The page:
Britain will on Tuesday launch a much debated program to help people buy their own homes and set out the small print it hopes will persuade more of the country's big banks to take part.
RBS and Lloyds, both of which are part-owned by the government, have said they will start marketing state-backed "Help to Buy" mortgages this week. Smaller lenders Virgin Money and Aldermore have also agreed to sign up.
But talks with other big lenders have gone down to the wire.
Banks such as Barclays and HSBC want to see how much capital they must set aside to cover loans to home-buyers who may put down deposits of as little as 5 percent. Prime Minister David Cameron and his finance minister George Osborne brought forward the launch of the program to this week from its original start date in January.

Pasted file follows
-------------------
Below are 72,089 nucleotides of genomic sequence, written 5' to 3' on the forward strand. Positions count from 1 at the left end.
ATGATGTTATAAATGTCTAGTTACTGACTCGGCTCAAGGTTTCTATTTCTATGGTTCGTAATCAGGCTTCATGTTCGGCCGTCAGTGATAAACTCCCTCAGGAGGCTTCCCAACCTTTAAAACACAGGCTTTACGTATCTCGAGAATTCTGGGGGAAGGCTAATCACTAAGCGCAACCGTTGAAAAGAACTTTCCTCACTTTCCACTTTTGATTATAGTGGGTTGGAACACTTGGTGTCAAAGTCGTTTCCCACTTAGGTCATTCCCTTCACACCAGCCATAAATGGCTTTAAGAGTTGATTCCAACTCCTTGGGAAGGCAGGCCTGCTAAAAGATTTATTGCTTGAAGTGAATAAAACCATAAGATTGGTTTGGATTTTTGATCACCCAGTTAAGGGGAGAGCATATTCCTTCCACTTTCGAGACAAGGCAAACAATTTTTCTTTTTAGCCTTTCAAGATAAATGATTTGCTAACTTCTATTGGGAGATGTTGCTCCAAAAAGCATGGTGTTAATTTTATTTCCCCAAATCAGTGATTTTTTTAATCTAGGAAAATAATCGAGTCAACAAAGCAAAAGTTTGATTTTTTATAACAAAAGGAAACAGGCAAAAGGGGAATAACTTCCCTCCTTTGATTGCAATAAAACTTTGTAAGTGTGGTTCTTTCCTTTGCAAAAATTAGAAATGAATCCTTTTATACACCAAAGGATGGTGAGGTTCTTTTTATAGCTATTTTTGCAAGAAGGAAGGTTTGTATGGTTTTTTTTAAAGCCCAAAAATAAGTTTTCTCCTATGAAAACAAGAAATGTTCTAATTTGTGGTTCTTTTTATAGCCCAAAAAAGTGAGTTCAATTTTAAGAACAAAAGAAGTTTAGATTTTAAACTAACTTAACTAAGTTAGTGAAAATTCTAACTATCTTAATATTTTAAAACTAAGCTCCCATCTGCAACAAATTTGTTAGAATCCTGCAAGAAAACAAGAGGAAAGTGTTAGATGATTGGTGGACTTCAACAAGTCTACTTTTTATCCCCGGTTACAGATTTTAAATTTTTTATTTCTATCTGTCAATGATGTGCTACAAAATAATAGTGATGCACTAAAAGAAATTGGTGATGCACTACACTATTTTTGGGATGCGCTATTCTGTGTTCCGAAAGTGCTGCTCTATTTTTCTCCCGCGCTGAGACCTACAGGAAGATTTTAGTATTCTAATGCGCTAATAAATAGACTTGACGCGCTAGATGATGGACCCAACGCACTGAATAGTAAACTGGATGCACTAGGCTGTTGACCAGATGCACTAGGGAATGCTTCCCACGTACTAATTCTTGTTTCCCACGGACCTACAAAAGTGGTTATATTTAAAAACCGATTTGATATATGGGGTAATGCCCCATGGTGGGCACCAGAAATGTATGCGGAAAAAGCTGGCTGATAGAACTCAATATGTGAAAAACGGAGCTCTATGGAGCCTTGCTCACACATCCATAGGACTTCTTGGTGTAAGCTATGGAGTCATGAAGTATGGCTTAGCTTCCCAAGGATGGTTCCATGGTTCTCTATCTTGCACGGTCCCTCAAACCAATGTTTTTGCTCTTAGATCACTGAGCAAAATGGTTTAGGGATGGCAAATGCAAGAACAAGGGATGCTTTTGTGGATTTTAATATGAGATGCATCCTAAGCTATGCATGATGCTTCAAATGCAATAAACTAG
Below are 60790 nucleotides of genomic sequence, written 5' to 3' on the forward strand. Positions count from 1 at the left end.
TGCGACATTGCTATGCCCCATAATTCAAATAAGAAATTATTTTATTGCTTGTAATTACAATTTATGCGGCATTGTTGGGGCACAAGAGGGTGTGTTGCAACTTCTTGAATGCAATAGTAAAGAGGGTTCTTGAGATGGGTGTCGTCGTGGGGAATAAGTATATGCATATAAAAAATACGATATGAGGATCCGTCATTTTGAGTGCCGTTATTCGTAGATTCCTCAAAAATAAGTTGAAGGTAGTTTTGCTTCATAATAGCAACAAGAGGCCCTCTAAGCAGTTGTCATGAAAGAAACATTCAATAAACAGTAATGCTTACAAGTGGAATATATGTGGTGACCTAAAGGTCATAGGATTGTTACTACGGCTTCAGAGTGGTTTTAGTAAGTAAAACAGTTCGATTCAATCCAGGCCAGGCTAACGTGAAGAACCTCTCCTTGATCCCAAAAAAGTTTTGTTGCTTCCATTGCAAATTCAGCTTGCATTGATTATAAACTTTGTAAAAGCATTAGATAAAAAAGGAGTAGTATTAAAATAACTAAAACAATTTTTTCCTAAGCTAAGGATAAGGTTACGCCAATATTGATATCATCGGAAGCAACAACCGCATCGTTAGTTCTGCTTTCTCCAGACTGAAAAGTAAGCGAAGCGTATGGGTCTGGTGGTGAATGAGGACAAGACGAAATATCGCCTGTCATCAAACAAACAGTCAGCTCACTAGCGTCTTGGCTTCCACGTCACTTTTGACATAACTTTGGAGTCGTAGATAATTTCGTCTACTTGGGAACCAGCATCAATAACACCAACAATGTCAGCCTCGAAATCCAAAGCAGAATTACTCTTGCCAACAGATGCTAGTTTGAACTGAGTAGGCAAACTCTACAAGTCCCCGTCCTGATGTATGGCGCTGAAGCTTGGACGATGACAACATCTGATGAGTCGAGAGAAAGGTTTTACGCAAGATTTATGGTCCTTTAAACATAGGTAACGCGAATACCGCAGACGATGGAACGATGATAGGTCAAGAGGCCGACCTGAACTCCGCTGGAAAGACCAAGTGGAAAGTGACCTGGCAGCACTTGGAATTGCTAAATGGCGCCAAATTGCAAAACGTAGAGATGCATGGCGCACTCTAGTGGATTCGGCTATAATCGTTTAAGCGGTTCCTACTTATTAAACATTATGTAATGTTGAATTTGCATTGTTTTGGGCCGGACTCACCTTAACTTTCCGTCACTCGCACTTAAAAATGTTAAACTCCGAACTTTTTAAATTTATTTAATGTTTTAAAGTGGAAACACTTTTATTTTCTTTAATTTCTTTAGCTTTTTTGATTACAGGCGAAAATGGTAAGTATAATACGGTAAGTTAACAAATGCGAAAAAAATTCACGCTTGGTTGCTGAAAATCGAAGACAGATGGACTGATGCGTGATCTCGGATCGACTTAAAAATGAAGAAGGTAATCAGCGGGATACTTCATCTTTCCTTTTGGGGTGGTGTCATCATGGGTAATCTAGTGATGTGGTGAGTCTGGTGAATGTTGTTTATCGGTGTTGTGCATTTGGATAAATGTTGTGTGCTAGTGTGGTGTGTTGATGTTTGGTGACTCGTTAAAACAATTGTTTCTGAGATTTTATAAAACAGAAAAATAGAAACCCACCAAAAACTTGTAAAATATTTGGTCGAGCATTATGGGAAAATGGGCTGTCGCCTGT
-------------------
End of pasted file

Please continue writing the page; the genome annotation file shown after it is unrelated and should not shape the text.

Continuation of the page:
They dismiss concerns that the program will fuel a boom-bust cycle in British housing. They say it will help people who have been frozen out of the property market by the big deposits sought by banks which remain wary after the financial crisis.
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Critics sas the plan was rushed out to give the government a boost ahead of a 2015 general election, just as former Conservative prime minister Margaret Thatcher reaped the popularity of a program to allow people to buy homes they rented from local authorities in the 1980s.